Japan – a country of paradoxes

Arriving in Japan left me starry-eyed with wonderment of everything that surrounded me. I thought I knew what to expect coming to Japan as it had been on the top of my bucket list for years. My fascination with Japan had actually started in my childhood, with me being one of the biggest fans of the Manga series Attack No. 1 or Mila Superstar in German.

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A traditional shop in Tokyo
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Shitenno-Ji temple in Osaka
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A girl wearing a kimono in ancient Kyoto

If you ever get the chance to visit Japan, be prepared to be utterly mesmerized by the country’s diversity, culture and of course, craziness. The impression that still lingers in my head is that Japan truly is a country of paradoxes. The major cities exemplify craziness in its utmost form – imagine 35 million people living in the area of Tokyo, subway stations with up to¬†40 exits and gazing out of the windows on top of a skyscraper in Tokyo, desperately trying to make out the borders of the city but failing entirely. Even though the city is so big in size, they still seems to fail to fit all people inside – I have never seen a city that has as many flyovers and streets stacked on top of one another.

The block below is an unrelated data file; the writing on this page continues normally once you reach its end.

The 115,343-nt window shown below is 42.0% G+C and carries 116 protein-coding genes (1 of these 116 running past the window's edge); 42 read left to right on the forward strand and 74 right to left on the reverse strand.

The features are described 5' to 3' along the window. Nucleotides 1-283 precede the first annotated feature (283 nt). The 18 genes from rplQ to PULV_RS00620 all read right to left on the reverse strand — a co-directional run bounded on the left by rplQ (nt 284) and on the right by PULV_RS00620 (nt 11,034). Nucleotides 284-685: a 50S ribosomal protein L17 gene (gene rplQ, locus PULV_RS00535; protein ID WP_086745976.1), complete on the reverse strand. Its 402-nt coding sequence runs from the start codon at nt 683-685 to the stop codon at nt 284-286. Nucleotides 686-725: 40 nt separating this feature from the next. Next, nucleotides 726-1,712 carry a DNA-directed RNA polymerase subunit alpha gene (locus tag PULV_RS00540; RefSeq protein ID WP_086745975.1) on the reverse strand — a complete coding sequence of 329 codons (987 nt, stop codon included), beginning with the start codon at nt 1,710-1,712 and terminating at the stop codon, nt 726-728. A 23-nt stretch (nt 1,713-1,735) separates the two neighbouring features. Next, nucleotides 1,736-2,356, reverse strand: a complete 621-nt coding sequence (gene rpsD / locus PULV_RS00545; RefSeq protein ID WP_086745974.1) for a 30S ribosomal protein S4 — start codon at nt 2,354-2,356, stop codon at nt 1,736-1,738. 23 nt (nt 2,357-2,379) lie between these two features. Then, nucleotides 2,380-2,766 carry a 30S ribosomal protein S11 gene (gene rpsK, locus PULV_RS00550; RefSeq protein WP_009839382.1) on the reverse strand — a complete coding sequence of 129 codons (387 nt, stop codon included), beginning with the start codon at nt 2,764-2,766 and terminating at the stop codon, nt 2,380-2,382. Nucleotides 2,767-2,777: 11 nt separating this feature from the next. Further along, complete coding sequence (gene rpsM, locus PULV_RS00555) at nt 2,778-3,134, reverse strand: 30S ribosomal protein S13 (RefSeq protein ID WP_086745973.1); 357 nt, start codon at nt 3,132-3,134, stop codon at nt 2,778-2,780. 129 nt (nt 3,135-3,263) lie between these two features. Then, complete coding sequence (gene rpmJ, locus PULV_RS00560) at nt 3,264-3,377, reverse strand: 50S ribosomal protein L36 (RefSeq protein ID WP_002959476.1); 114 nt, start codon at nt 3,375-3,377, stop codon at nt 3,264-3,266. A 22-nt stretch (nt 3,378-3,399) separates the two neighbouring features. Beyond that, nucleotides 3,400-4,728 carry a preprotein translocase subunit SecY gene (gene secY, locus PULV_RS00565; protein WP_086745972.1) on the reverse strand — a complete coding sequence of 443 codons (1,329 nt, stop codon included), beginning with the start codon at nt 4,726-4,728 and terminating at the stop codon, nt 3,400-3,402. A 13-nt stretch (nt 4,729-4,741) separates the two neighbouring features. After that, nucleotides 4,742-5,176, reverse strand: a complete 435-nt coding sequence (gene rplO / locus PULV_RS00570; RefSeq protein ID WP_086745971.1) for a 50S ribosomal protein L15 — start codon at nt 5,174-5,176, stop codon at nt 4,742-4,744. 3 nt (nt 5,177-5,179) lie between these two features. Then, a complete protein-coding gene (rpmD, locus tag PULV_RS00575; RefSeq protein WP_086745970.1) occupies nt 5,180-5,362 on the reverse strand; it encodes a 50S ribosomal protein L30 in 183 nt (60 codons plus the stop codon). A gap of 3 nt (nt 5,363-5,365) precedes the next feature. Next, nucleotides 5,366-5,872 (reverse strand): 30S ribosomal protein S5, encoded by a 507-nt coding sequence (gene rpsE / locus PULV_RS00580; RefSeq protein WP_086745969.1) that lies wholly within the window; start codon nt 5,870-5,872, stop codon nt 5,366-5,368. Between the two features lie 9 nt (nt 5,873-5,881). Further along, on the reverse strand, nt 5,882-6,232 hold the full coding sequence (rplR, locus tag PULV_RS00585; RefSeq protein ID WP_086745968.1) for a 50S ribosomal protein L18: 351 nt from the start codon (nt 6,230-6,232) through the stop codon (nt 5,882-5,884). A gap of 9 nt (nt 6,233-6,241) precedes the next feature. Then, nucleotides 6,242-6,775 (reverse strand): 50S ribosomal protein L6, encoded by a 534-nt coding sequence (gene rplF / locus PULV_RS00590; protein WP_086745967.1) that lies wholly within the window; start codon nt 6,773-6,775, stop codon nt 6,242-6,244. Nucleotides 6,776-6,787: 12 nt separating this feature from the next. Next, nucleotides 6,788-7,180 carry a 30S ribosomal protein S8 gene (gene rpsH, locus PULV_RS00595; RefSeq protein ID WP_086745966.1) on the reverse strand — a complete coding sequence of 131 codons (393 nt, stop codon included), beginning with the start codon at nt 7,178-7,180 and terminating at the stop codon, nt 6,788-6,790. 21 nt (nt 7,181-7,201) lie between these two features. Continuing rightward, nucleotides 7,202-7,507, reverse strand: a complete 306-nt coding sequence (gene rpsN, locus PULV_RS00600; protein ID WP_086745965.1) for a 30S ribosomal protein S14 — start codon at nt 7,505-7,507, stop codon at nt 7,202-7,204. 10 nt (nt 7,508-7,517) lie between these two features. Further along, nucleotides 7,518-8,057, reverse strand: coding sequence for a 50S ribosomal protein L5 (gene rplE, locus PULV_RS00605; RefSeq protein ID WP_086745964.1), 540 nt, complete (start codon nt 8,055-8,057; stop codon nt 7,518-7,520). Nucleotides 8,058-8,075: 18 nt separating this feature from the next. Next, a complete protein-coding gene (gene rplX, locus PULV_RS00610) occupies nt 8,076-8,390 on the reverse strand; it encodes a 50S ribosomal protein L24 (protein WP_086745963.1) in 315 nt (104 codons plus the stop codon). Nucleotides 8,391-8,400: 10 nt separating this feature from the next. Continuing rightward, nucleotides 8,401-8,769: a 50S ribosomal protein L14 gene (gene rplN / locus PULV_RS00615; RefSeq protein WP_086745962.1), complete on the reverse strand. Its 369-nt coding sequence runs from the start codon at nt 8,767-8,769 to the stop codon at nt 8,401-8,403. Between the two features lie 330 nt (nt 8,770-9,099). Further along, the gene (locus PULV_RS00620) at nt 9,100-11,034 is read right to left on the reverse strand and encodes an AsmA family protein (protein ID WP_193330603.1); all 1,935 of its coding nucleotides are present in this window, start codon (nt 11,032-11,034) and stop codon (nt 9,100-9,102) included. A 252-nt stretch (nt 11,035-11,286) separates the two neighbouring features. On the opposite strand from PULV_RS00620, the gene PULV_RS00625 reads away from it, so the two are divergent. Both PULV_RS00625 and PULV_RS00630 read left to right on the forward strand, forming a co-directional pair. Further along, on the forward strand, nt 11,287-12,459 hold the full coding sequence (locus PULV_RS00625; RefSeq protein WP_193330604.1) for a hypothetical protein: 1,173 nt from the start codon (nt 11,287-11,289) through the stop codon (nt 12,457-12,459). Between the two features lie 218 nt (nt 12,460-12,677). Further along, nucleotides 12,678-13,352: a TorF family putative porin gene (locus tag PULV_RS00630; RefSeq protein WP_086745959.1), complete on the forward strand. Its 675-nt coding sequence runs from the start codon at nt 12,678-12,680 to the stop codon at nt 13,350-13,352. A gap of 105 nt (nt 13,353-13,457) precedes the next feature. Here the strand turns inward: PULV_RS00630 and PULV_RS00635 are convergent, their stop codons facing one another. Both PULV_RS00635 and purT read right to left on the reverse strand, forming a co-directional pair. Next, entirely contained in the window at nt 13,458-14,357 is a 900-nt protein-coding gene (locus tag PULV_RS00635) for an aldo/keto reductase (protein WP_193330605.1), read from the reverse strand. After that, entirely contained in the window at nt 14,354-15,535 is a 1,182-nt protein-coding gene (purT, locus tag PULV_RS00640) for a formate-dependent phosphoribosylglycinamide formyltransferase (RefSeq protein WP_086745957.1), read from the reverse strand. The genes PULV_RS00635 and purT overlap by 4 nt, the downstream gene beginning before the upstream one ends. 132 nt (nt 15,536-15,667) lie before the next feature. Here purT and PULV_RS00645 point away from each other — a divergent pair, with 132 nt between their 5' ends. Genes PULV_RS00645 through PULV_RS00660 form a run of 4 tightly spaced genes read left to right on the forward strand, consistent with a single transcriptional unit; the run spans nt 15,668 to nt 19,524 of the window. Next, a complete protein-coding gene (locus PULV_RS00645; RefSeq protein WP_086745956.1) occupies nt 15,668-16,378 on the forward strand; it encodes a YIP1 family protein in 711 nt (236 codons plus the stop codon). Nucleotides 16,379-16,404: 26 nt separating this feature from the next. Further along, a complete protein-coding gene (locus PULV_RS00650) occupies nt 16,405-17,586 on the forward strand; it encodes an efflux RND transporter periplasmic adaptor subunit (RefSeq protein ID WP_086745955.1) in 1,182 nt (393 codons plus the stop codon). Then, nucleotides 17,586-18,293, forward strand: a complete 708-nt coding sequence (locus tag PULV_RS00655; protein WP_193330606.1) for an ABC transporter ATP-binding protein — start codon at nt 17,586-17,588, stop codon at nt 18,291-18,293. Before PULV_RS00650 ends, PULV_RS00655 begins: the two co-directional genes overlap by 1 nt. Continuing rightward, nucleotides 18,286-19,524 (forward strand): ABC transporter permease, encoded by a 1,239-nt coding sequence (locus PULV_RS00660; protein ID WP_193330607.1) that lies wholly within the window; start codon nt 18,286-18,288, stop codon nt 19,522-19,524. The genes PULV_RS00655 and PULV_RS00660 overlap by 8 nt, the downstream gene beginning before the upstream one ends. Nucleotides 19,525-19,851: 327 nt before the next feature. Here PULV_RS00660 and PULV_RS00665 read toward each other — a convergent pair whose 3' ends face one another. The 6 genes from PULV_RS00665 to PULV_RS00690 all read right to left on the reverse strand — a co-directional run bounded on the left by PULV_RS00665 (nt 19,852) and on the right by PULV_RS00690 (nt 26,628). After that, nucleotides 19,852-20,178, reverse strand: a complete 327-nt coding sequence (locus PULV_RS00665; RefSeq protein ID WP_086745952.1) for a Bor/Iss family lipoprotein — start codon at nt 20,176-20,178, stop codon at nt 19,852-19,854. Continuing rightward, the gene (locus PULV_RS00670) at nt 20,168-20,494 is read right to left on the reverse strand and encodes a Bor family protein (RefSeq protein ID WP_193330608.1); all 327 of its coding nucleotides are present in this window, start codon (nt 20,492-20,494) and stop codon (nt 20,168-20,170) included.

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The flyovers of Tokyo
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View from the Umeda Sky Building in Osaka
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Tokyo tower and the headquarters of the Asahi brewery
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View from the Tokyo Metropolitan Government Offices

And then there’s pure calmness, a soothing atmosphere of tranquility and a culture that goes far back in history but is still excessively celebrated today. Whenever you decide to leave the Japanese mega-cities to go visit the countryside or one of the myriad buddhist temples or shinto shrines, this is the aura you will encounter. Suddenly there are no sounds blasting out of shops bursting with colourful items on display, no shop owner is shouting the newest promotional deals across the street and instead of the forest of neon signs, you find yourself in an actual forest with wild deer prancing around you.

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The imperial palace in Kyoto
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Wild deer in Nara
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Scenery in Nikko
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Witnessing a wedding procession in Nikko
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Gateway to the Toshogu Shrine in Nikko

Visiting Japan made me realize yet again that travel is knowledge. The more you see, the more you know you haven’t seen. (Mark Hertsgaard)

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Japanese Garden in Kyoto

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